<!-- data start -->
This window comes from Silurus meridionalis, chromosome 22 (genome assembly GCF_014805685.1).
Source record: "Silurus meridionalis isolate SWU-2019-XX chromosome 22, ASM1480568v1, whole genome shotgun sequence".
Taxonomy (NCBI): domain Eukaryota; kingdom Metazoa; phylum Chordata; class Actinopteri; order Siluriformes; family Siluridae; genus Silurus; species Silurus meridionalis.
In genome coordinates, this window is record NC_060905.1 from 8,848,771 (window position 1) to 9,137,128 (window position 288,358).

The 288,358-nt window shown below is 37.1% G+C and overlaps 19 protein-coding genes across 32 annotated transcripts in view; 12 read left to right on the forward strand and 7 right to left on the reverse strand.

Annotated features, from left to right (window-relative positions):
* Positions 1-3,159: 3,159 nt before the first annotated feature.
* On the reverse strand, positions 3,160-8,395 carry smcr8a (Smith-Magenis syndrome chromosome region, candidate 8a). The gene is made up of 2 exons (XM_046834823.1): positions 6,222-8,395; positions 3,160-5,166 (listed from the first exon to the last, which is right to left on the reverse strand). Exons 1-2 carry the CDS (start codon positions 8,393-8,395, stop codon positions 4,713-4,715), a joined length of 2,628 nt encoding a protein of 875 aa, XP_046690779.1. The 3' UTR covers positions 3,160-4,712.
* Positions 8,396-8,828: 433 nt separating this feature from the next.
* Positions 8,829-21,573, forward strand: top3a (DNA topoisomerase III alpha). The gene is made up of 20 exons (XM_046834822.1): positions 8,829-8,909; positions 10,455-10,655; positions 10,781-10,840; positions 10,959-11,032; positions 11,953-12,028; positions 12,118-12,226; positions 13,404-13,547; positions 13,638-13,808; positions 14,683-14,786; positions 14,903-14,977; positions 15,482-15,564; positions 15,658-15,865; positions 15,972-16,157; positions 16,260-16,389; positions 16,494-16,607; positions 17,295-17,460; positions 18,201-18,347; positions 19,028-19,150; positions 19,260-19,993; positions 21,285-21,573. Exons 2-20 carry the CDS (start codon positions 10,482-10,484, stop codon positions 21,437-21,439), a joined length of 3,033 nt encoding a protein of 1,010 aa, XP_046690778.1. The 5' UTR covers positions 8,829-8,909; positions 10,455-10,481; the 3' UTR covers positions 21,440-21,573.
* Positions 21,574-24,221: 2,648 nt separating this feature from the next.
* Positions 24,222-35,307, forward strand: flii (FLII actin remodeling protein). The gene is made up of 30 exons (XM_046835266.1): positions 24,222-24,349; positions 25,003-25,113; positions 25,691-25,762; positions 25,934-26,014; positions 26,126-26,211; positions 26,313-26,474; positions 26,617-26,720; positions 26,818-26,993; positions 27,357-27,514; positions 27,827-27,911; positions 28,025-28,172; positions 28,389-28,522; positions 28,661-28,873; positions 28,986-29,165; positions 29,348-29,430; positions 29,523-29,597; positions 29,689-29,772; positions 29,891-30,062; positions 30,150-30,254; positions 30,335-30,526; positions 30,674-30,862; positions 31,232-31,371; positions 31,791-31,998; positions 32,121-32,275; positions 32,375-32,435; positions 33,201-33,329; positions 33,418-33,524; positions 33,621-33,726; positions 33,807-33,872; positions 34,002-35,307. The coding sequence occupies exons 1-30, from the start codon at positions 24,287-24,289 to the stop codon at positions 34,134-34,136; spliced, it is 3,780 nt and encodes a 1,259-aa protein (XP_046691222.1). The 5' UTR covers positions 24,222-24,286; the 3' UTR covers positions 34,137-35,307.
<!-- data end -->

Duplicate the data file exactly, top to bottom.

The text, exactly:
This window comes from Silurus meridionalis, chromosome 22 (genome assembly GCF_014805685.1).
Source record: "Silurus meridionalis isolate SWU-2019-XX chromosome 22, ASM1480568v1, whole genome shotgun sequence".
Taxonomy (NCBI): domain Eukaryota; kingdom Metazoa; phylum Chordata; class Actinopteri; order Siluriformes; family Siluridae; genus Silurus; species Silurus meridionalis.
In genome coordinates, this window is record NC_060905.1 from 8,848,771 (window position 1) to 9,137,128 (window position 288,358).

The 288,358-nt window shown below is 37.1% G+C and overlaps 19 protein-coding genes across 32 annotated transcripts in view; 12 read left to right on the forward strand and 7 right to left on the reverse strand.

Annotated features, from left to right (window-relative positions):
* Positions 1-3,159: 3,159 nt before the first annotated feature.
* On the reverse strand, positions 3,160-8,395 carry smcr8a (Smith-Magenis syndrome chromosome region, candidate 8a). The gene is made up of 2 exons (XM_046834823.1): positions 6,222-8,395; positions 3,160-5,166 (listed from the first exon to the last, which is right to left on the reverse strand). Exons 1-2 carry the CDS (start codon positions 8,393-8,395, stop codon positions 4,713-4,715), a joined length of 2,628 nt encoding a protein of 875 aa, XP_046690779.1. The 3' UTR covers positions 3,160-4,712.
* Positions 8,396-8,828: 433 nt separating this feature from the next.
* Positions 8,829-21,573, forward strand: top3a (DNA topoisomerase III alpha). The gene is made up of 20 exons (XM_046834822.1): positions 8,829-8,909; positions 10,455-10,655; positions 10,781-10,840; positions 10,959-11,032; positions 11,953-12,028; positions 12,118-12,226; positions 13,404-13,547; positions 13,638-13,808; positions 14,683-14,786; positions 14,903-14,977; positions 15,482-15,564; positions 15,658-15,865; positions 15,972-16,157; positions 16,260-16,389; positions 16,494-16,607; positions 17,295-17,460; positions 18,201-18,347; positions 19,028-19,150; positions 19,260-19,993; positions 21,285-21,573. Exons 2-20 carry the CDS (start codon positions 10,482-10,484, stop codon positions 21,437-21,439), a joined length of 3,033 nt encoding a protein of 1,010 aa, XP_046690778.1. The 5' UTR covers positions 8,829-8,909; positions 10,455-10,481; the 3' UTR covers positions 21,440-21,573.
* Positions 21,574-24,221: 2,648 nt separating this feature from the next.
* Positions 24,222-35,307, forward strand: flii (FLII actin remodeling protein). The gene is made up of 30 exons (XM_046835266.1): positions 24,222-24,349; positions 25,003-25,113; positions 25,691-25,762; positions 25,934-26,014; positions 26,126-26,211; positions 26,313-26,474; positions 26,617-26,720; positions 26,818-26,993; positions 27,357-27,514; positions 27,827-27,911; positions 28,025-28,172; positions 28,389-28,522; positions 28,661-28,873; positions 28,986-29,165; positions 29,348-29,430; positions 29,523-29,597; positions 29,689-29,772; positions 29,891-30,062; positions 30,150-30,254; positions 30,335-30,526; positions 30,674-30,862; positions 31,232-31,371; positions 31,791-31,998; positions 32,121-32,275; positions 32,375-32,435; positions 33,201-33,329; positions 33,418-33,524; positions 33,621-33,726; positions 33,807-33,872; positions 34,002-35,307. The coding sequence occupies exons 1-30, from the start codon at positions 24,287-24,289 to the stop codon at positions 34,134-34,136; spliced, it is 3,780 nt and encodes a 1,259-aa protein (XP_046691222.1). The 5' UTR covers positions 24,222-24,286; the 3' UTR covers positions 34,137-35,307.